Top HS Students To Be Summer Interns Here
Seventy of the world's top high-school science students will come to MIT this summer to work as research interns under the Research Science Institute program sponsored by the Center for Educational Excellence in Washington, D.C. MIT's participation in RSI this summer is being sponsored by a grant from the Intel Foundation.
Center and MIT officials are exploring the possibility of having MIT become permanent host for the program, which has been based in Washington since its inception nine years ago. As such, the program would become part of MIT's growing activity in pre-college (K-12) education.
"This seems like a good match for MIT because of our excellence in science and technology, and because of our experience with UROP (Undergraduate Research Opportunities Program), which is similar to the RSI research internships," said Professor Hal Abelson, who has been named by MIT Provost Mark S. Wrighton to chair MIT's RSI Oversight Committee.
"We have agreed to host RSI for a trial period of one or two years," he said in a letter to faculty members and research staff, "while we study the possibility of more permanent involvement."
UROP is MIT's pathfinding program, organized in 1969, that gives undergraduates the chance to participate with MIT faculty and research staff in ongoing research projects. Prior to UROP, hands-on research experience was rarely a widespread undertaking for undergraduates at MIT or elsewhere.
The Center for Educational Excellence was founded in 1984 by the late Admiral Hyman G. Rickover with the goal of keeping the United States competitive in science and technology by early nurturing of the nation's most promising students.
RSI, the Center's core program, is a six-week residential summer institute for students who have completed their junior year in high school. It includes one week of intensive classroom lectures, a four-week research internship under the guidance of a scientist mentor, and a final week in which students complete and present research reports on the results of their internship.
Except for the cost of travel to the summer program, RSI is free to student participants, thereby reducing financial barriers to scientific careers for students who are not affluent.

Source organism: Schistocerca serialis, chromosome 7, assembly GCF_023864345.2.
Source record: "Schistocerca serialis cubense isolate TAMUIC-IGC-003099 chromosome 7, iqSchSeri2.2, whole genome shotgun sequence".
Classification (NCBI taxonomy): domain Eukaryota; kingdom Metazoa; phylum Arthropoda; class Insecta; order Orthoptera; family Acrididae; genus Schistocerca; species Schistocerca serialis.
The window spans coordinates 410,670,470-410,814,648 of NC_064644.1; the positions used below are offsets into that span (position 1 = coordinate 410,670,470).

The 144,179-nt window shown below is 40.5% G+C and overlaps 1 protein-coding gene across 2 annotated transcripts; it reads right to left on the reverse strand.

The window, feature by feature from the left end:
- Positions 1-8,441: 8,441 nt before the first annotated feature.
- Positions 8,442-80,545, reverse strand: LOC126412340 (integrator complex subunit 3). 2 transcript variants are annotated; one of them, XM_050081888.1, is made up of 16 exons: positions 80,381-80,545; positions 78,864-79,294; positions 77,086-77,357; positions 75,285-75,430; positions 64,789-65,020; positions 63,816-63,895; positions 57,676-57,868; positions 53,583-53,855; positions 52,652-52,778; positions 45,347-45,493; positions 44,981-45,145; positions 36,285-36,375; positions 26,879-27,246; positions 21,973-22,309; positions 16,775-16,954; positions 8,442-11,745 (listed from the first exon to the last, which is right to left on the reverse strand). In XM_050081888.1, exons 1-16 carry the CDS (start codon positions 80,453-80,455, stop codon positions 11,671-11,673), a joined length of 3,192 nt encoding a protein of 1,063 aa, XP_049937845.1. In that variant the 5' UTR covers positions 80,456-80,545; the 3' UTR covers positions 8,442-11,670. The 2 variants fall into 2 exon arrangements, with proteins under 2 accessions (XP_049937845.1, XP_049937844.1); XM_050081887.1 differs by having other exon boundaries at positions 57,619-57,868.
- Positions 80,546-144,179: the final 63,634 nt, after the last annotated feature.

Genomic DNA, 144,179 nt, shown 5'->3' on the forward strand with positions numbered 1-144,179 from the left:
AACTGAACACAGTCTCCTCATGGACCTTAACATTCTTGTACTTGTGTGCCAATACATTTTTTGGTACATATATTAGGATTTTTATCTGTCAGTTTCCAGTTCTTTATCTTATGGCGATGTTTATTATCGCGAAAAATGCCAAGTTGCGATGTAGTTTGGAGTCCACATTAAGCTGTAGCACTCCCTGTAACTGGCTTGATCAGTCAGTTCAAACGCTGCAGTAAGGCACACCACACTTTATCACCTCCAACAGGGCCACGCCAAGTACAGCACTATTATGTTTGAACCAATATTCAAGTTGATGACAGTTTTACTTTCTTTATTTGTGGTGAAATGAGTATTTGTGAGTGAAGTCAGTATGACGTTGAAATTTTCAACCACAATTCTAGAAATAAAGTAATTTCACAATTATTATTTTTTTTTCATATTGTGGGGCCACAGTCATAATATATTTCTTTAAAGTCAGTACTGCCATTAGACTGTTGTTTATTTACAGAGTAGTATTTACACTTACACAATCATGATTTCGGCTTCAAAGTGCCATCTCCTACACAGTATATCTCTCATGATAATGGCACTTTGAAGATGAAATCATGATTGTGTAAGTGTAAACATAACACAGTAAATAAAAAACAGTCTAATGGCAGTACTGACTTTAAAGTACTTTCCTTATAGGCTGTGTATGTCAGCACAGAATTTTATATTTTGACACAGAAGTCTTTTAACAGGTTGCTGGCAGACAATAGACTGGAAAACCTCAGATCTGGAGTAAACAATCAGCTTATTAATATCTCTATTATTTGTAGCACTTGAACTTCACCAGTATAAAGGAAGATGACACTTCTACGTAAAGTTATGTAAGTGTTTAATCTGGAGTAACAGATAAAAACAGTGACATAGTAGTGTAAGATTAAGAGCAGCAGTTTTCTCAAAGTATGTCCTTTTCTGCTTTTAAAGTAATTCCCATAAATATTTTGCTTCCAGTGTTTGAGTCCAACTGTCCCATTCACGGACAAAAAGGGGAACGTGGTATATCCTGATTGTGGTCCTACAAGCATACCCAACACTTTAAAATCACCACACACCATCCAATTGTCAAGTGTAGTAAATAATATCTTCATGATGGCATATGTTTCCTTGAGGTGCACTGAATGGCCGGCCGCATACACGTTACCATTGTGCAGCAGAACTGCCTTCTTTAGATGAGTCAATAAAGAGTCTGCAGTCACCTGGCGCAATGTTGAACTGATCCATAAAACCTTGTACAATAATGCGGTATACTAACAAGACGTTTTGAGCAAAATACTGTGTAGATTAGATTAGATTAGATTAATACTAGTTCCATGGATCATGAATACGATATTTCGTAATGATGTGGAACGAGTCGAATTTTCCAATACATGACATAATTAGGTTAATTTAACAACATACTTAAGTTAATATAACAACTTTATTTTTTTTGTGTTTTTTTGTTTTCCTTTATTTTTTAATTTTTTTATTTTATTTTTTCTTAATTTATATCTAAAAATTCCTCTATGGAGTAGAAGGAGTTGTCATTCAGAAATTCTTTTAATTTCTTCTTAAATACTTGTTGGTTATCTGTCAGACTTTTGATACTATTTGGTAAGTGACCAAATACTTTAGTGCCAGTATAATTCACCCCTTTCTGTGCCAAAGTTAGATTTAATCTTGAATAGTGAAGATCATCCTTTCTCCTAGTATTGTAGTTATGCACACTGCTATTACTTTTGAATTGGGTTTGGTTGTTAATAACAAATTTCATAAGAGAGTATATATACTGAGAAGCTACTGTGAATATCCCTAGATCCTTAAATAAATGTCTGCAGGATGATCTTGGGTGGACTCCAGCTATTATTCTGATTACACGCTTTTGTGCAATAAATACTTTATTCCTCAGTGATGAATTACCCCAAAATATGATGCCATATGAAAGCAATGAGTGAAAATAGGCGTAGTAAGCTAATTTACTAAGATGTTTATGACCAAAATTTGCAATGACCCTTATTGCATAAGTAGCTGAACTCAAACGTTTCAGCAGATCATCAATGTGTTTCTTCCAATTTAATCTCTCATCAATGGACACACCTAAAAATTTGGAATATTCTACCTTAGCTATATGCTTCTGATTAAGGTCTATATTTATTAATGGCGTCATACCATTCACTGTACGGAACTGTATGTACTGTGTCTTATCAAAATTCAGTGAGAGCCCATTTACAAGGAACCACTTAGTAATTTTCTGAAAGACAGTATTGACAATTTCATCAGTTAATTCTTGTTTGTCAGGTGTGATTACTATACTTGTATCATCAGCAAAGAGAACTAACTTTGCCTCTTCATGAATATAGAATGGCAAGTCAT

In his letter to MIT faculty and research staff, Dr. Abelson, professor of electrical engineering and computer science and Engineering, said that RSI "is by most accounts the premier program devoted to identifying and nurturing scientific talent among high-school students."
"Its alumni figure prominently among the student bodies of outstanding colleges and universities," he continued. "It has more students chosen as Westinghouse Science Talent Search honorees and winners than any other educational organization in the country. Last year, for example, six of the top Westinghouse Science Awards, including the grand prize and five of the top 12, went to RSI participants."
The Intel Foundation hopes that its support will enable RSI to remain at MIT on a permanent basis. "RSI is a proven successful program, and we are delighted to see it moving to MIT," said Margie Kintz, Executive Director of the Intel Foundation. "We particularly hope that RSI can be an additional vehicle for MIT's efforts to encourage participation in science and engineering by women and by members of underrepresented minority groups."
At a meeting in Washington in late February, 50 students from a pool of about 700 applicants from across the United States were selected to participate in this summer's RSI program by a committee consisting of Professor Abelson, MIT Director of Admissions Michael Behnke, and Center representatives. An additional 20 international students will be selected over the next few weeks. RSI students will be assigned to research projects on the MIT campus, at the Charles Stark Draper Laboratory (formerly an MIT laboratory, which still contributes to MIT's educational program) at the MIT-operated Lincoln Laboratory, Harvard University, and local high-technology companies.
A version of this article appeared in the March 18, 1992 issue of MIT Tech Talk (Volume 36, Number 24).
Written by: Charles H. Ball, News Office